BishopCallahan“Remember you are dust; and into dust you shall return.” That little mantra sure is the showstopper of Ash Wednesday: and it really is enough to slow us down a little even into the ensuing days of Lent. We don’t always like to think about our mortality.

Everyday that goes by, every commercial on television, ads in magazines and newspapers indicate that we are somehow immortal. Sound bites and commercial minutes teach us that we can defy the clock and even cheat death. Such is the case in a relativist world, like the one in which we live, where there is no other reality than the one we conjure for ourselves.

Lent, however, begins with a clear and sobering vision of reality. We are reminded that we are not so big and immortal as we may think. Lent is not a time to frighten us into submission; but rather a time to call us to limitless truth and even more, subtle imagination. We begin by opening our own minds and hearts to something beyond ourselves.

That is, and always has been, for humanity a great moment of awakening. There is something beyond me. It is a moment of truth for the child who starts to reach out and grasp and touch, coming to the awareness of a world that exists around him or herself. Growth and maturation follow, in their appropriate order most times. But if we never grow beyond ourselves; if our boundaries are never stretched to include others; our world never becomes inclusive of the possibilities beyond “me” – O my, what a sadness is that!

The sadness of life lived in an abode of isolation, surrounded with bogus securities and illusory treasures, is not the true measure of human life and certainly not the plan that God has envisioned for us.

So, we need to come to the awareness that there is something beyond ourselves.

With the awareness of the something, comes an awareness of someone. If we are not made to live in miserable selfishness, then we are not made to be miserably lonely. There is someone who fills us with a profound sense of being loved and accepted and cared for.

Yes, we do find those people in our lives and, if we are aware enough we may fall in love. The gift of a creative and generative love between a man and a woman is another part of our human dimension. Human love always gives us glimpses into the reality of the Love of God.

Our Lenten reflection, at this point, must remain a personal attempt on the part of the human soul to go beyond itself and find the spiritual other who offers a complete sense of personal fulfillment and completion. That can only come from God.

I noted above that Lent is not a time to frighten us, but rather a time to call us to limitless truth and beyond that, subtle imagination.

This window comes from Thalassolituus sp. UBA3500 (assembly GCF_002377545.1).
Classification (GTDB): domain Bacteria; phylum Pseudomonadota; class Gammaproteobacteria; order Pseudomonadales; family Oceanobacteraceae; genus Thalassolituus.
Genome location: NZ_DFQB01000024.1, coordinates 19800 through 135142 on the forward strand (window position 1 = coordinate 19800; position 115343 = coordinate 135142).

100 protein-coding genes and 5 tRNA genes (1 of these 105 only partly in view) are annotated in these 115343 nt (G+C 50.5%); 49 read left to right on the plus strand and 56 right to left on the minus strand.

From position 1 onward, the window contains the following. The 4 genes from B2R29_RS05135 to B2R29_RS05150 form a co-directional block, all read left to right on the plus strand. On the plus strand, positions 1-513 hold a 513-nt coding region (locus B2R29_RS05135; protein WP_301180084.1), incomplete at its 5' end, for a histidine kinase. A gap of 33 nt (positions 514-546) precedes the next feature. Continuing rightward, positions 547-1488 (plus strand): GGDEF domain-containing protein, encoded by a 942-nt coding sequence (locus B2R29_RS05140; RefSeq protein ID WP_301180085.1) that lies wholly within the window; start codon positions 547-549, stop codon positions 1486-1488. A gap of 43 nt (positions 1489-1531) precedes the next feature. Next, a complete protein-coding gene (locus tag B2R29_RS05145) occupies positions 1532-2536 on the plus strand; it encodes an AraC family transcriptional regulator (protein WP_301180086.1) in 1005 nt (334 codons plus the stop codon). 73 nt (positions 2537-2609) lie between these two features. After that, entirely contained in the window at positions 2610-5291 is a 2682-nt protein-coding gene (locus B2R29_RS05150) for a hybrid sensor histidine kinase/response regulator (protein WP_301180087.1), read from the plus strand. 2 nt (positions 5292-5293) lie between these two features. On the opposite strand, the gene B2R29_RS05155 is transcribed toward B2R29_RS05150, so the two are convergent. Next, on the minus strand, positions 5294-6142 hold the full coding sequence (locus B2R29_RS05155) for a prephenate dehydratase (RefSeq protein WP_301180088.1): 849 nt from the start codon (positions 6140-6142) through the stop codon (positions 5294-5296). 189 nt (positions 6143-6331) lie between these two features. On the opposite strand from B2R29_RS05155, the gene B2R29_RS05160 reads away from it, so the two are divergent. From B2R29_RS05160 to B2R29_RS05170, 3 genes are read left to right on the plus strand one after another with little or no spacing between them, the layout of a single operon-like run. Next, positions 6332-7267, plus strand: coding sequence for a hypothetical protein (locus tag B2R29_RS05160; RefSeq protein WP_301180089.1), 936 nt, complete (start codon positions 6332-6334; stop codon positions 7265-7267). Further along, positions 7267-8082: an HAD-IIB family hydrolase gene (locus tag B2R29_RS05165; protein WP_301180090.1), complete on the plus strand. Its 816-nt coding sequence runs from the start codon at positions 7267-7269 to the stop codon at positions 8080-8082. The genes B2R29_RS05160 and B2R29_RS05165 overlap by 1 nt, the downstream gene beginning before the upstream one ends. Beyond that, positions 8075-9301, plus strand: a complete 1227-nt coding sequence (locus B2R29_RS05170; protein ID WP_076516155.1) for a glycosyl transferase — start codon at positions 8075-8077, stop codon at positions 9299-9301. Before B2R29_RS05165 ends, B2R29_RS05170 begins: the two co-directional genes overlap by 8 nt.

Falling in love with God is a most incredible experience. It has been described as falling off a cliff and, while falling, enjoying the experience of flying. No fear, only delight. We’re not going to get hurt – nothing can harm us, nothing can hurt us. We are his and he loves each of us indescribably.

But wait, yes, we can describe it. It is the force of Lent – it is a love to the death. Not our death, but his death. His love for us takes him to the deepest darkest pits of hell to battle with the Evil One who would try to make us live in isolation, content with tawdry trinkets, unaware of the Love that could save us.

This is where our remembrance of our mortality comes in. We need to remember, each day, that we are loved beyond ourselves. We are created by God for heaven and it is Jesus, who by his Passion, death, and glorious Resurrection has opened the way for us. We are more than this pale existence of life. While there is so much in this world that attracts us to charm and beauty, curiosity and intelligence, happiness and sentiment; we cannot lose sight for a moment, that none of it endures forever. Scripture reminds us that “charm is deceptive and beauty is fleeting.” (Prov 31:30)

It may be time that we enter deeply into Lent. Striving to move into a true relationship with Jesus Christ. We can open the doors of our hearts to let him in and rejoice in his presence. We can be reassured that when pain and suffering come – even when we offer ourselves to that pain and suffering in our own sacrificial giving – we cannot outdo what Jesus has already done for us. Grace is his gratuitous and lavish gift. It is a gift he will never take back or cancel. It’s a very clear thought about an old question from our catechism days. Q. “What did God make you?” A. “God made me to show forth his goodness and love, for me to know, love, and serve him in this world, and be happy with him in the next.”

It’s a very short life. You must remember that this is not where it ends. You are dust, into dust you shall return … but these bones are gonna rise again! Use Lent well. You don’t know when you are going back to dust.